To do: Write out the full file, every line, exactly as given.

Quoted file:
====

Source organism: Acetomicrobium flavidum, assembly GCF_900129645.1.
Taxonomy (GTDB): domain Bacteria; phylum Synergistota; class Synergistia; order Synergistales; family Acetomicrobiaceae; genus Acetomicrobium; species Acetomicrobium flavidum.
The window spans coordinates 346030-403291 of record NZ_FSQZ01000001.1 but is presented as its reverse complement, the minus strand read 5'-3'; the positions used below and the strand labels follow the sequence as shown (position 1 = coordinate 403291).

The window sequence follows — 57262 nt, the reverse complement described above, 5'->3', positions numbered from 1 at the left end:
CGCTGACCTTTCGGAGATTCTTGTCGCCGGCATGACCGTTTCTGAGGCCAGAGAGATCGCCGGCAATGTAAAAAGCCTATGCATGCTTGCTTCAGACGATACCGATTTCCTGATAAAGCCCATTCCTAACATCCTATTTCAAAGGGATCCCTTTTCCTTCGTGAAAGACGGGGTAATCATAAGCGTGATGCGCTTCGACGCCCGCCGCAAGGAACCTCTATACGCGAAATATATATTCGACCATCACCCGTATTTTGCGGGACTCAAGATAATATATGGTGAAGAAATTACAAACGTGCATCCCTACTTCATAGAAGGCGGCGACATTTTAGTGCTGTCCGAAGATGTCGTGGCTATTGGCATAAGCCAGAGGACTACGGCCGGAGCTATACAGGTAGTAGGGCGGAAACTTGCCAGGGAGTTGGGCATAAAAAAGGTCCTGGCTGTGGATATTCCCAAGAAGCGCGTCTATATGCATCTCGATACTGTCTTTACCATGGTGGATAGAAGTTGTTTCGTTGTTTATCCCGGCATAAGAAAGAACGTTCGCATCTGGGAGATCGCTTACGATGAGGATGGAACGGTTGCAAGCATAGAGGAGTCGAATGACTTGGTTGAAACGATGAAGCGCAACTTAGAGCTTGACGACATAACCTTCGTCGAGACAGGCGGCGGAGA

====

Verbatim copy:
Source organism: Acetomicrobium flavidum, assembly GCF_900129645.1.
Taxonomy (GTDB): domain Bacteria; phylum Synergistota; class Synergistia; order Synergistales; family Acetomicrobiaceae; genus Acetomicrobium; species Acetomicrobium flavidum.
The window spans coordinates 346030-403291 of record NZ_FSQZ01000001.1 but is presented as its reverse complement, the minus strand read 5'-3'; the positions used below and the strand labels follow the sequence as shown (position 1 = coordinate 403291).

The window sequence follows — 57262 nt, the reverse complement described above, 5'->3', positions numbered from 1 at the left end:
CGCTGACCTTTCGGAGATTCTTGTCGCCGGCATGACCGTTTCTGAGGCCAGAGAGATCGCCGGCAATGTAAAAAGCCTATGCATGCTTGCTTCAGACGATACCGATTTCCTGATAAAGCCCATTCCTAACATCCTATTTCAAAGGGATCCCTTTTCCTTCGTGAAAGACGGGGTAATCATAAGCGTGATGCGCTTCGACGCCCGCCGCAAGGAACCTCTATACGCGAAATATATATTCGACCATCACCCGTATTTTGCGGGACTCAAGATAATATATGGTGAAGAAATTACAAACGTGCATCCCTACTTCATAGAAGGCGGCGACATTTTAGTGCTGTCCGAAGATGTCGTGGCTATTGGCATAAGCCAGAGGACTACGGCCGGAGCTATACAGGTAGTAGGGCGGAAACTTGCCAGGGAGTTGGGCATAAAAAAGGTCCTGGCTGTGGATATTCCCAAGAAGCGCGTCTATATGCATCTCGATACTGTCTTTACCATGGTGGATAGAAGTTGTTTCGTTGTTTATCCCGGCATAAGAAAGAACGTTCGCATCTGGGAGATCGCTTACGATGAGGATGGAACGGTTGCAAGCATAGAGGAGTCGAATGACTTGGTTGAAACGATGAAGCGCAACTTAGAGCTTGACGACATAACCTTCGTCGAGACAGGCGGCGGAGA